An Employee Handbook is often not considered an important document for employee management by most small business owners. It’s usually seen as something meant for only bigger establishments like KPMG, Coca-Cola, government agencies and other big firms in different industries. This is a result of the absence of an in-house HR team, capacity and funds to set up one. Thus exposing employers to the danger of HR and employment law violation.
This is not right. The Employee Handbook remains very important to both big and small enterprises, startups or already established firms. It helps you set out a smooth and clear running ground for your firm.
Although the employee handbook is not compulsory, it is advisable to have one tailored to suit your business and workplace culture. Hiring, on-boarding and general human resource management is one of the biggest challenges small business owners face each day.
In order to mitigate these prevalent HR compliance issues and enable you get on a smooth start, one thing I will advise small business owners to do is to create an Employee Handbook. This is not an ultimate solution to HR issues but would go a very long way to help small business owners put their business employee management structure in check.
What is an Employee Handbook?
It is a document containing your small business operating procedure. It defines your business key policies and procedures, and outlines your workplace culture. It is usually given to your staff upon their first day of employment. An effective employee handbook clearly communicates your company’s mission, values, policies, rules and regulations to your new and existing employees.
Now that we have understood what an employee handbook actually entails, let’s look at some reasons you should create one for your small business.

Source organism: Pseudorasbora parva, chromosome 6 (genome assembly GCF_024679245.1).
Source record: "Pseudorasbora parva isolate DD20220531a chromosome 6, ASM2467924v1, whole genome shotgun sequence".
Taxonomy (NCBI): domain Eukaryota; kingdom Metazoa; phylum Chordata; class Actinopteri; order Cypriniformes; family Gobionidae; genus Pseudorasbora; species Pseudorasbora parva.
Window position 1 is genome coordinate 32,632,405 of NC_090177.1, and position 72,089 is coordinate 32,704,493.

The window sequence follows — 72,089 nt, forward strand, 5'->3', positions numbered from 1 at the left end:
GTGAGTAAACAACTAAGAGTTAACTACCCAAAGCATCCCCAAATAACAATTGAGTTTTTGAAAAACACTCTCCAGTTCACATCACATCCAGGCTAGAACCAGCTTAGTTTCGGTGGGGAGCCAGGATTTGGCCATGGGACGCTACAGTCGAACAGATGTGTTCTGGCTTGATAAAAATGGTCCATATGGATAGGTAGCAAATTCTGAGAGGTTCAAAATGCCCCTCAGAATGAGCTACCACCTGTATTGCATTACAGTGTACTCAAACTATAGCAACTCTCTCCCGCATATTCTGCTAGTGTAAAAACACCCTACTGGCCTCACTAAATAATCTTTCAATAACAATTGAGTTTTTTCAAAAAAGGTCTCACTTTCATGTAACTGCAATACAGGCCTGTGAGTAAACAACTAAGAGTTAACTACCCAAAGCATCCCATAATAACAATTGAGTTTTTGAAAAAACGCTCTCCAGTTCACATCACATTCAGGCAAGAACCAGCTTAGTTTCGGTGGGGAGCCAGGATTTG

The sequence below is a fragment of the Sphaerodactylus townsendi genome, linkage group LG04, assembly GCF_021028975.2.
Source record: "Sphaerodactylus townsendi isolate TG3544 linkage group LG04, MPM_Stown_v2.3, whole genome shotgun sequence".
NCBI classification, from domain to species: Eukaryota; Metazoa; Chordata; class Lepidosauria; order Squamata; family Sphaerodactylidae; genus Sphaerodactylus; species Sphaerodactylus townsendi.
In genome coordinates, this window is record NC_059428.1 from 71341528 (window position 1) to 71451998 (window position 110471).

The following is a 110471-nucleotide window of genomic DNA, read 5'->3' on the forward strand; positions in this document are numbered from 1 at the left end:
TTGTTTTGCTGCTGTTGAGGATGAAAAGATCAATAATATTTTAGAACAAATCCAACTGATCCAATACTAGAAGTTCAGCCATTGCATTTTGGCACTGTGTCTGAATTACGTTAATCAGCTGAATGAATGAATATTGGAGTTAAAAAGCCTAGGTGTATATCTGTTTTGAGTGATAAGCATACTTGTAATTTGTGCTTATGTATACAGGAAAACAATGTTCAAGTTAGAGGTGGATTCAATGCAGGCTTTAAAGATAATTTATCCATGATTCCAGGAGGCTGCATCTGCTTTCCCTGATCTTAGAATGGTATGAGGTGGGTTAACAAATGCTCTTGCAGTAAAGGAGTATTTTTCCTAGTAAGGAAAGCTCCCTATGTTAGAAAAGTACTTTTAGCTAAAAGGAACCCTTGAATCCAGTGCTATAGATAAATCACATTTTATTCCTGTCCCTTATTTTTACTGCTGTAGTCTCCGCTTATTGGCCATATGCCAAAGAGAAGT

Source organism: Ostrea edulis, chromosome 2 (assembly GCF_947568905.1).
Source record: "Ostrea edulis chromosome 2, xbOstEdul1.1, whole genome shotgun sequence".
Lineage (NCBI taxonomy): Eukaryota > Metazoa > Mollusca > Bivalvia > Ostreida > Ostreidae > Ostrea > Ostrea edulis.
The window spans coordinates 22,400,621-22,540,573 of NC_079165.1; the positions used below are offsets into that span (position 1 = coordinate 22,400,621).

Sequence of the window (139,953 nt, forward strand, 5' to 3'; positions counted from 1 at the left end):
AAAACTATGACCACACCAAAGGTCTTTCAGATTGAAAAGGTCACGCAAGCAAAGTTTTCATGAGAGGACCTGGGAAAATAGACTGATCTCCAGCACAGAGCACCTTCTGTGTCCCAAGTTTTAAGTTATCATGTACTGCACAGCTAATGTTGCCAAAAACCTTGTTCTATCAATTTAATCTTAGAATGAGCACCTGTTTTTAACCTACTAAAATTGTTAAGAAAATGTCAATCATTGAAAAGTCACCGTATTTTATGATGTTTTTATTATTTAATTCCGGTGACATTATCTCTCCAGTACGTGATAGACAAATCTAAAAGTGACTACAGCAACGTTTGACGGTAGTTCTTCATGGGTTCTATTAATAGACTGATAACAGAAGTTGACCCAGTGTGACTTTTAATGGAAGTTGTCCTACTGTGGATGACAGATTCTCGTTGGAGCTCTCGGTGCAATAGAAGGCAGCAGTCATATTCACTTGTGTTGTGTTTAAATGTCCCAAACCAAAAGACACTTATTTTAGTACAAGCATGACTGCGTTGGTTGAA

It outlines the dos and don’ts of your business
Employee handbook helps you outline your business dos and don’ts, rules, regulation, procedures, and policy guiding every staff, admin, system, and department in your firms. It also helps you outline sanctions and disciplinary measures applicable in case of default. This helps you to orient your employees on what is obtainable in your firm, attitudes, and behaviors that are encouraged and those that are strongly frowned at, as well as processes and procedures of running and doing things.
An employee handbook is important in helping you and your business identify the need for a new job opening, decide whether to hire externally or internally, review job descriptions and write a job ad. It also helps you get approval for your job ad, select appropriate sources (external or internal) to post your job opening, decide on hiring stages and possible time frames, review resumes in our company database/ATS, source passive candidates and shortlist applicants.
It helps your employees know their employment type – whether full time or part-time, the rules guiding their remuneration and work timing. The new employee actually gets to learn a lot of things on their own and get answers to most questions about your firm – its values, missions, employee remuneration, and vision. Having and actually giving your new staff a handbook saves you from a whole lot of work and stress.
It outlines the company’s culture
Aside from helping you outline your firm’s rules, regulations and policies, a great handbook clearly communicates your company’s vision, mission, and values which forms a part of your firm’s culture to your employees.
Your employees get to know who you are, what you do, the kind of workplace culture you have or you are building, and how they can work with you in creating a productive workplace.
It saves time
Having an employee handbook is not only cost-effective but also saves time. It serves as a reference guide for employees and provides answers to most questions, processes, and procedures they need to learn about your firm. It also guides them on what to do in certain situations, whom to report to and actions to take afterward for the betterment of the firm and their career progress. Instead of running to you each time they have a question, they can easily find answers in the handbook.
I hope you find this valuable enough to handle your firm’s business operations without the presence of an in-house HR team. However, as time goes on, it’s advisable to get an experienced employment expert to review your document in line with your country law.
Do you have any questions or confusion about this? Let’s talk about it in the comment section.